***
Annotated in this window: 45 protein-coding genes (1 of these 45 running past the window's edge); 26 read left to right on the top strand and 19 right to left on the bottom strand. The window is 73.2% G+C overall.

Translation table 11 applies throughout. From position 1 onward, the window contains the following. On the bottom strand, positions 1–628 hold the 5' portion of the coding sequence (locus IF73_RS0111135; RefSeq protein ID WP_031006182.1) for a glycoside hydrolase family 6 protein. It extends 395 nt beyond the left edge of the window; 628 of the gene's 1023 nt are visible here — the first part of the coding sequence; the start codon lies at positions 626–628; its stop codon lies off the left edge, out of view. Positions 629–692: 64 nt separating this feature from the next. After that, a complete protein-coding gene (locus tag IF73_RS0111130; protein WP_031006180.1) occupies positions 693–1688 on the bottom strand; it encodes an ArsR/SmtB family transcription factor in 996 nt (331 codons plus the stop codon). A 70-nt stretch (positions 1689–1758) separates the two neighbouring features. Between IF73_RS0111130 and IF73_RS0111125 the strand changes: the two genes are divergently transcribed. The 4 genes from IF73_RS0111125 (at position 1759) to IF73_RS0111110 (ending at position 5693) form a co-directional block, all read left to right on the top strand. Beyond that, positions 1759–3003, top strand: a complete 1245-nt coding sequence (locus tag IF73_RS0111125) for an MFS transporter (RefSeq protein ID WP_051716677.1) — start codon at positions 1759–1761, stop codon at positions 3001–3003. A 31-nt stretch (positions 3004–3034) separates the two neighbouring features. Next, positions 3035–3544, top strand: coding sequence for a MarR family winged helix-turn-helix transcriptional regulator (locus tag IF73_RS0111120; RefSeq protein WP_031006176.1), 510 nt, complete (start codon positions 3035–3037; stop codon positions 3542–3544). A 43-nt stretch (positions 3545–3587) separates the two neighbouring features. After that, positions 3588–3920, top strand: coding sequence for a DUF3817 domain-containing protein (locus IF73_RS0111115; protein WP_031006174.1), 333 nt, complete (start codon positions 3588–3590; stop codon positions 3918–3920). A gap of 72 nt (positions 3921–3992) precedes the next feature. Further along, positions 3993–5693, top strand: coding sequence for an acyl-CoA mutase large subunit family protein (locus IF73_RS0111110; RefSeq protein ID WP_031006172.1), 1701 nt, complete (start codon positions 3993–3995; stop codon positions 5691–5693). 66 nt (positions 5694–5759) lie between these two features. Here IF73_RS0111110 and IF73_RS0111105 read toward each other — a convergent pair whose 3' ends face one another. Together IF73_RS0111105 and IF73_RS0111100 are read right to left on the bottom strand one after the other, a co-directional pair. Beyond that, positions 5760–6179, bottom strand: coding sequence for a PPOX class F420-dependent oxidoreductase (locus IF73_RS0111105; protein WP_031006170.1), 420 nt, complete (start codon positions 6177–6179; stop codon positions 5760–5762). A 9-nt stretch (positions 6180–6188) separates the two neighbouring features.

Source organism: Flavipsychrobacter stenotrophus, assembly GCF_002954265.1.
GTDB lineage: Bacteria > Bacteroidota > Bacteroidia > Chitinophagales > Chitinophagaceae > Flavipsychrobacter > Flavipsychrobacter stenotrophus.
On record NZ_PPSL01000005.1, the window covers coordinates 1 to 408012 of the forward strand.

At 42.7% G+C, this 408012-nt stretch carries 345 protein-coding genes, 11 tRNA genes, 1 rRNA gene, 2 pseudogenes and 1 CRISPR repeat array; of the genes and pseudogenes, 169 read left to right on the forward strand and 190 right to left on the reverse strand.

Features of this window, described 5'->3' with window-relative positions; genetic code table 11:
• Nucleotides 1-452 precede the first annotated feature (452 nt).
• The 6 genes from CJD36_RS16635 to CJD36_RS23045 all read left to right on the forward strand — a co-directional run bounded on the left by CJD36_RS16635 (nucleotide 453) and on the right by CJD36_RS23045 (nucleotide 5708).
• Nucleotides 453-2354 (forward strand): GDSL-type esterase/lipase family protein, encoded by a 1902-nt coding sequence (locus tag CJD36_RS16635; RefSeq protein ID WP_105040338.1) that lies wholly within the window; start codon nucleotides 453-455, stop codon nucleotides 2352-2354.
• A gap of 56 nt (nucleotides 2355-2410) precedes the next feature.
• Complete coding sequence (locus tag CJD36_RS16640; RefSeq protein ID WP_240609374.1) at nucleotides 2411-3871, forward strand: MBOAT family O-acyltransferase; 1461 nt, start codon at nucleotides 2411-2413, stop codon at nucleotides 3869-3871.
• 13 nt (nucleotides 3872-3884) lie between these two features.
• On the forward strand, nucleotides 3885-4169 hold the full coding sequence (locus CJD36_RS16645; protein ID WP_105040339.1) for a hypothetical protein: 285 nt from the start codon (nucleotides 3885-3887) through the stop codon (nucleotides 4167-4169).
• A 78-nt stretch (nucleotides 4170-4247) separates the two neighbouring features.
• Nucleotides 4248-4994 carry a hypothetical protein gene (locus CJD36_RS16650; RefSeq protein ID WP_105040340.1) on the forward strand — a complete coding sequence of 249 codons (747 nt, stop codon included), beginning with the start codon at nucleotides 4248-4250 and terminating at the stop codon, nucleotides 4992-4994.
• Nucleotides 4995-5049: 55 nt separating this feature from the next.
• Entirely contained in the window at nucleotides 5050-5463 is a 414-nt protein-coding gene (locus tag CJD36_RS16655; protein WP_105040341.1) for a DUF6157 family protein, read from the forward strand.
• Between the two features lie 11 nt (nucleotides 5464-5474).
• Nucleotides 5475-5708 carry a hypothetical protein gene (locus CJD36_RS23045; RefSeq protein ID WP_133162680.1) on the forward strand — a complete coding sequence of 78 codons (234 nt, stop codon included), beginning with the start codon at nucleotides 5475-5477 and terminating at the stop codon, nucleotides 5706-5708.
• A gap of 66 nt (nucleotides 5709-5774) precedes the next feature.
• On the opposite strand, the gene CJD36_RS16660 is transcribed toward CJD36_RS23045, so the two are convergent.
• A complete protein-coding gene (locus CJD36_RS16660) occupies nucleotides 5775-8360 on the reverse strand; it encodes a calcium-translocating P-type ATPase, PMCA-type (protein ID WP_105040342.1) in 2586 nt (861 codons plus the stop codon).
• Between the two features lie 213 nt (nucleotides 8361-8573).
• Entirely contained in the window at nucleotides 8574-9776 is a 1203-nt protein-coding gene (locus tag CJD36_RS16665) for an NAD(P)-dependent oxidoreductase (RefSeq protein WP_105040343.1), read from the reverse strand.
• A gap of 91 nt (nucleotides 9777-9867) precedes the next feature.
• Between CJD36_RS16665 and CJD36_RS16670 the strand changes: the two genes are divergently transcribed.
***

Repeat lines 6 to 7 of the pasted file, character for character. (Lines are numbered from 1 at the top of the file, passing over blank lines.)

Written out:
At 42.7% G+C, this 408012-nt stretch carries 345 protein-coding genes, 11 tRNA genes, 1 rRNA gene, 2 pseudogenes and 1 CRISPR repeat array; of the genes and pseudogenes, 169 read left to right on the forward strand and 190 right to left on the reverse strand.

Features of this window, described 5'->3' with window-relative positions; genetic code table 11: